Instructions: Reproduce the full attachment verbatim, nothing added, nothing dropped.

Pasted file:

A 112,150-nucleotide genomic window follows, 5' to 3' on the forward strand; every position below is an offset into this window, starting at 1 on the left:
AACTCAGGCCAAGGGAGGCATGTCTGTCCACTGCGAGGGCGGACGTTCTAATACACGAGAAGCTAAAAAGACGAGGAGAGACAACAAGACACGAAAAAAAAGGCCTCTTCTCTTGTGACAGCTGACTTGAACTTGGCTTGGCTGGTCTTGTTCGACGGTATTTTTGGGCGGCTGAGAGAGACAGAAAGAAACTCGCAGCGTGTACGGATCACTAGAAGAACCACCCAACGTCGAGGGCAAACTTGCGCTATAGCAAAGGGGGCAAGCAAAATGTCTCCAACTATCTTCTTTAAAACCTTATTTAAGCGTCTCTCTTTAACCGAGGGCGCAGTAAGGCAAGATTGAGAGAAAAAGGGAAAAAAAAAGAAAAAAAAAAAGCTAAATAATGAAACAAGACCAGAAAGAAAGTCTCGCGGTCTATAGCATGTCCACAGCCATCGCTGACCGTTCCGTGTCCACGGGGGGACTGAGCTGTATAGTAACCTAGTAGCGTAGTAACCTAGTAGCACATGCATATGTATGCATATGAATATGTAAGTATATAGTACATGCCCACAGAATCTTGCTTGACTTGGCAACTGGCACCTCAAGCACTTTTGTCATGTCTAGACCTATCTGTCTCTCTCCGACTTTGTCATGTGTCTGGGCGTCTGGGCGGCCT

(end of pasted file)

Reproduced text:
A 112,150-nucleotide genomic window follows, 5' to 3' on the forward strand; every position below is an offset into this window, starting at 1 on the left:
AACTCAGGCCAAGGGAGGCATGTCTGTCCACTGCGAGGGCGGACGTTCTAATACACGAGAAGCTAAAAAGACGAGGAGAGACAACAAGACACGAAAAAAAAGGCCTCTTCTCTTGTGACAGCTGACTTGAACTTGGCTTGGCTGGTCTTGTTCGACGGTATTTTTGGGCGGCTGAGAGAGACAGAAAGAAACTCGCAGCGTGTACGGATCACTAGAAGAACCACCCAACGTCGAGGGCAAACTTGCGCTATAGCAAAGGGGGCAAGCAAAATGTCTCCAACTATCTTCTTTAAAACCTTATTTAAGCGTCTCTCTTTAACCGAGGGCGCAGTAAGGCAAGATTGAGAGAAAAAGGGAAAAAAAAAGAAAAAAAAAAAGCTAAATAATGAAACAAGACCAGAAAGAAAGTCTCGCGGTCTATAGCATGTCCACAGCCATCGCTGACCGTTCCGTGTCCACGGGGGGACTGAGCTGTATAGTAACCTAGTAGCGTAGTAACCTAGTAGCACATGCATATGTATGCATATGAATATGTAAGTATATAGTACATGCCCACAGAATCTTGCTTGACTTGGCAACTGGCACCTCAAGCACTTTTGTCATGTCTAGACCTATCTGTCTCTCTCCGACTTTGTCATGTGTCTGGGCGTCTGGGCGGCCT